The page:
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    Buildings & cities


    Increasing environmental challenges…

    As energy consumers, greenhouse gas emitters and to lesser extent water consumers, buildings are the source of major environmental impacts. CO2 emissions generated during the production phase of building materials combined with a large energy consumption during the use phase puts buildings at the heart of environmental concerns. Considering the population increase and rapid rate of urbanisation, the needs in terms of construction are ever increasing (buildings, infrastructures, etc.), which further intensifies the environmental challenges associated with this thematic.

    …and numerous catalysts accelerating profound changes in the building sector

    Given the scope of the challenges, measures are being put into place to move buildings towards a more sustainable model. Introducing carbon markets in different parts of the world should lead to, for example, less pollutant production methods of heavy materials (e.g. cement).Furthermore, regulatory measures are multiplying towards more energy efficient buildings: the European Energy Efficiency Directive of “nearly zero energy buildings” by 2020, the “Better Buildings Initiative” programme in the United States, ambitious objectives in China in terms of green building in the 2011-2015 five-year plan, etc. The development of labelling and certification (HQE(4) , BREEAM(5) , LEED(6) , etc.) also promotes environmental efficiency in the macro-sector.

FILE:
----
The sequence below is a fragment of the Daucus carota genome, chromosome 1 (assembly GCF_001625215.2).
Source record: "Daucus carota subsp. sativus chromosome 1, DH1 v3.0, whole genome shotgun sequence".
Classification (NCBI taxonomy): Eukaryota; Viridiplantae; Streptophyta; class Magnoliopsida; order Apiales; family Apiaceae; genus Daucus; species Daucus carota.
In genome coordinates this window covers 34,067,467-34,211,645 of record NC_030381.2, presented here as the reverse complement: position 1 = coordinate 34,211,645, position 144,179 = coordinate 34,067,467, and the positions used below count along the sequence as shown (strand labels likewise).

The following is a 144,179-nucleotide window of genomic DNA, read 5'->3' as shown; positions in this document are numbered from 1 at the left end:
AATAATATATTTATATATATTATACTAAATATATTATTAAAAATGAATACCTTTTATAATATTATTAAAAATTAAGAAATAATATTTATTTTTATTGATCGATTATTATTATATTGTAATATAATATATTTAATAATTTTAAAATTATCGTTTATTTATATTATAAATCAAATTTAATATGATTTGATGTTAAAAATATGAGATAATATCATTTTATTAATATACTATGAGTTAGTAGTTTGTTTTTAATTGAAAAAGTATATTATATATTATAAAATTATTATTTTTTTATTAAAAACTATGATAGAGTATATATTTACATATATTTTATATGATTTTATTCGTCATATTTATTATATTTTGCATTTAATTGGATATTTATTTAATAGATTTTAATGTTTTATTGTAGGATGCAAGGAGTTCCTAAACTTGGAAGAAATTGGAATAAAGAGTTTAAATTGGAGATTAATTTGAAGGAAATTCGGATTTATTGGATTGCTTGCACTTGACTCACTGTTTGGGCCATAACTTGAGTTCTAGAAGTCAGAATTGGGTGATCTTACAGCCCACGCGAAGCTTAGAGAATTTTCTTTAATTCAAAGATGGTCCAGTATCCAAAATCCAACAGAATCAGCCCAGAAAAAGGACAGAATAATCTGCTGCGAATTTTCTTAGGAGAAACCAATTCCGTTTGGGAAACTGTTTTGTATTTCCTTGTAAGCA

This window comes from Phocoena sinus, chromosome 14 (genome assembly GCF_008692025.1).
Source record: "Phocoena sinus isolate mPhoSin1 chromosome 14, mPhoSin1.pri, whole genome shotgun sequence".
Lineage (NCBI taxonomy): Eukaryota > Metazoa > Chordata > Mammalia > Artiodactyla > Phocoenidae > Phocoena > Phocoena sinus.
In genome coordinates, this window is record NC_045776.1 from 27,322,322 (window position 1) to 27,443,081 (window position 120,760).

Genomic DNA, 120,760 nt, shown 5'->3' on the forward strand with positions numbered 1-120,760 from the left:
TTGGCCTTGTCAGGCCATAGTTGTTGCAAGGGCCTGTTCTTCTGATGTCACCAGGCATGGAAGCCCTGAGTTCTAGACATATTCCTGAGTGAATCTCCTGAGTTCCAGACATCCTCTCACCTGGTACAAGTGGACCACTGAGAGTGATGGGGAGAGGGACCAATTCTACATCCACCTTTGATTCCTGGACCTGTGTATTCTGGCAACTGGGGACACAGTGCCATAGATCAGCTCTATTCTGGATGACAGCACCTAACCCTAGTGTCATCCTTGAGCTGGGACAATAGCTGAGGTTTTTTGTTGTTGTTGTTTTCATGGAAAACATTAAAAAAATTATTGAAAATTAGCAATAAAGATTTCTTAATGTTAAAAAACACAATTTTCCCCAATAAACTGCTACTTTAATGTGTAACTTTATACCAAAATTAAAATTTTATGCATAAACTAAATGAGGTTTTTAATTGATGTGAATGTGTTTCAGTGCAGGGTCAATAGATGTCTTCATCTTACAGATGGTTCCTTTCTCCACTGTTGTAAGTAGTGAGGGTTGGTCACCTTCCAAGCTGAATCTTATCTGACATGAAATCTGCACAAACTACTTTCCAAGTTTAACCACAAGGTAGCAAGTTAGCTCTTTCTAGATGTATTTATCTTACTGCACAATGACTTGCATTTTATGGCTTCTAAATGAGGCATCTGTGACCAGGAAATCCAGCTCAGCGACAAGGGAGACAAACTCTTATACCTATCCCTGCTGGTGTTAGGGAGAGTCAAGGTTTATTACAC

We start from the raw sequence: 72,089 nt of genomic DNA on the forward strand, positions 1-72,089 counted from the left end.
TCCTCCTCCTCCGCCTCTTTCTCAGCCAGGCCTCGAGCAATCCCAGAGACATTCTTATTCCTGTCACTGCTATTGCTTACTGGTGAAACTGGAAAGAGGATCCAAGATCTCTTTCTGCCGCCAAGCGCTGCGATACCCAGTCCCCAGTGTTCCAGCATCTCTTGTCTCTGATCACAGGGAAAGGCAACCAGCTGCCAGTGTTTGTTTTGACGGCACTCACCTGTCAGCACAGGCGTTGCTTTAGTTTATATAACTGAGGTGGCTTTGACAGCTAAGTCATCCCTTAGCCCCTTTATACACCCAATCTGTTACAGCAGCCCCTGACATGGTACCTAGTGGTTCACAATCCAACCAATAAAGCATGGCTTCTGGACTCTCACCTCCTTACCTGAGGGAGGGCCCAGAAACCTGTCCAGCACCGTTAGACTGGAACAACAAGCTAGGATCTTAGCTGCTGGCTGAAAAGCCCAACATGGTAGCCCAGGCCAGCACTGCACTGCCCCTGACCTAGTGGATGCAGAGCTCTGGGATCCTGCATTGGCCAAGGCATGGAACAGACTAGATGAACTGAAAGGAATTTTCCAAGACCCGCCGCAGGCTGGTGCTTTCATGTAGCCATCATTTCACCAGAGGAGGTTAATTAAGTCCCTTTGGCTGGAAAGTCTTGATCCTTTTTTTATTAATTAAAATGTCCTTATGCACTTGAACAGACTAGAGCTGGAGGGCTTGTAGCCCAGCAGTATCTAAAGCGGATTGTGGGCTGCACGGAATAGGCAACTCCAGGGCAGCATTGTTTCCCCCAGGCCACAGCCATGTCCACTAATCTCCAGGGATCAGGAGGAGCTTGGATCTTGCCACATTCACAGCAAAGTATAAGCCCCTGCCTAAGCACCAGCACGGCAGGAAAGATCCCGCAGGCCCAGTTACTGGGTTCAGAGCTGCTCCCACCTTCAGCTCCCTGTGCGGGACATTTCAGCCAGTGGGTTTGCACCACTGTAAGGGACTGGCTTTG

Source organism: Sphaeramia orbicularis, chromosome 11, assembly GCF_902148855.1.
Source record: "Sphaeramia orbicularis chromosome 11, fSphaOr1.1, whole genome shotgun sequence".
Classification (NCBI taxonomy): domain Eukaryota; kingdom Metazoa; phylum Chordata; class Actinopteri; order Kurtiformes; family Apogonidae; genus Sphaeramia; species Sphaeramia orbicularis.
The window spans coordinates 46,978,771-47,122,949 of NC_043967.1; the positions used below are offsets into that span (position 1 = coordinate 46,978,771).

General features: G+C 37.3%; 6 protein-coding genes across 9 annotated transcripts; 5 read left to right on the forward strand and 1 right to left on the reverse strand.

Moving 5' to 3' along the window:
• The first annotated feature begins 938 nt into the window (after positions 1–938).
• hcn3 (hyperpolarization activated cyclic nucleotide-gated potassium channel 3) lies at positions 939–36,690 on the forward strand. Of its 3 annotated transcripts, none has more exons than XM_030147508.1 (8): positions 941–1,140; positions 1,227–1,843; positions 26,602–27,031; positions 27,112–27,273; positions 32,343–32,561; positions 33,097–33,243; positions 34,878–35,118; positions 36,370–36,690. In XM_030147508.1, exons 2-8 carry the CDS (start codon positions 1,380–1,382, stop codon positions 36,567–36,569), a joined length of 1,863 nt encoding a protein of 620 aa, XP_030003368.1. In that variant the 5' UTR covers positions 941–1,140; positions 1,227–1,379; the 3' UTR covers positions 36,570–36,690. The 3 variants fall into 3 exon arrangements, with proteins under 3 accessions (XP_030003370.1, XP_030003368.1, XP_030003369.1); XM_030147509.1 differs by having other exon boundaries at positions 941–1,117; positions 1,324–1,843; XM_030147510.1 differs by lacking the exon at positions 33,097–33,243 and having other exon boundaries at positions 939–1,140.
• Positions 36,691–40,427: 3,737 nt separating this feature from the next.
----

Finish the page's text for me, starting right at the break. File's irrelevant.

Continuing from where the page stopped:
Solutions offering both environmental and economic opportunities

    Despite the large amount of environmental challenges, there is a proportional amount of improvement methods to address them. In other words, the potential solutions are endless: low-carbon cements, eco-construction - reducing the environmental footprint of the early stages of construction, but more specifically optimising the utilisation phase focusing on the core of the impacts (better thermal insulation, controlling and management of water and energy consumption, etc.) If energy efficiency requires certain investments, this will reduce the energy bill in the more or less long term depending on the adopted solutions.

    Access to housing – a social challenge to overcome

    Although the issues of sustainable building are primarily environment-related, there is also a significant amount of social challenges. It is estimated that there are more than 100 million homeless and 1.6 billion inadequately-housed people worldwide, according to the UN. These figures are set to increase due to the growing population in emerging countries.  Nevertheless, housing remains a fundamental Human Right(7). The building sector therefore has a major role to play in access to housing for all and in housing quality improvement for low-income populations.



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    In addition to the identification of business models that respond to sustainable development challenges, a CSR policy review of quality is systematically carried out before selecting values for the portfolio (management systems analysis, investigation of controversy, etc.). This is done to confirm that the company is relevant to the investment theme and ensures that the overall business operations are consistent with the sustainable development positioning of the company’s products and/or services.

    This analysis focuses on key areas, for example in construction: health and safety at work, respect for fundamental Human Rights in emerging countries, impact on biodiversity, business ethics, etc.

    (1) Source: Internation Energy Agency (IEA), “Energy efficiency requirements in building Codes, Energy Efficiency for new buildings”, 2008
    (2) Source: UN, The Human Right to Adequate Housing, Special Rapporteur publication, 2005
    (3) Source: UN, World Urbanization Prospects The 2011 Revision
    (4) HEQ: “High Environmental Quality
    (5) BREEAM: “BRE Environmental Assessment Method”
    (6) LEED: “Leadership in Energy and Environmental Design”
    (7) Source: Article 25.1 of the Universal Declaration of Human Rights